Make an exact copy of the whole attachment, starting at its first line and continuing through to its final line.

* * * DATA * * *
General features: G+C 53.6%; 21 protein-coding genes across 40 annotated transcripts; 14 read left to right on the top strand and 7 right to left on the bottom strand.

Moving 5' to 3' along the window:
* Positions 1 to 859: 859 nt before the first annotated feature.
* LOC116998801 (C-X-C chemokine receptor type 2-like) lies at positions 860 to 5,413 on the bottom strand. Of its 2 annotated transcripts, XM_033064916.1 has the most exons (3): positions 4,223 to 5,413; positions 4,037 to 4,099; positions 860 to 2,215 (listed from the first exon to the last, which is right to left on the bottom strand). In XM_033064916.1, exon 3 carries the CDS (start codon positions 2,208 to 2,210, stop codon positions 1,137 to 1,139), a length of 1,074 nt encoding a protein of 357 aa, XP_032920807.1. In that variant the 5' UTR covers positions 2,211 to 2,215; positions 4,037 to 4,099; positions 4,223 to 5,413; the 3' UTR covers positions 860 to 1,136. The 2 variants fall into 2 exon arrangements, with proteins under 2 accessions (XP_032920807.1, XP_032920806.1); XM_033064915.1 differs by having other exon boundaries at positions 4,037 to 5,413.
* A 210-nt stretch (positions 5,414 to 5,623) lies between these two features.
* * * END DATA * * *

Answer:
General features: G+C 53.6%; 21 protein-coding genes across 40 annotated transcripts; 14 read left to right on the top strand and 7 right to left on the bottom strand.

Moving 5' to 3' along the window:
* Positions 1 to 859: 859 nt before the first annotated feature.
* LOC116998801 (C-X-C chemokine receptor type 2-like) lies at positions 860 to 5,413 on the bottom strand. Of its 2 annotated transcripts, XM_033064916.1 has the most exons (3): positions 4,223 to 5,413; positions 4,037 to 4,099; positions 860 to 2,215 (listed from the first exon to the last, which is right to left on the bottom strand). In XM_033064916.1, exon 3 carries the CDS (start codon positions 2,208 to 2,210, stop codon positions 1,137 to 1,139), a length of 1,074 nt encoding a protein of 357 aa, XP_032920807.1. In that variant the 5' UTR covers positions 2,211 to 2,215; positions 4,037 to 4,099; positions 4,223 to 5,413; the 3' UTR covers positions 860 to 1,136. The 2 variants fall into 2 exon arrangements, with proteins under 2 accessions (XP_032920807.1, XP_032920806.1); XM_033064915.1 differs by having other exon boundaries at positions 4,037 to 5,413.
* A 210-nt stretch (positions 5,414 to 5,623) lies between these two features.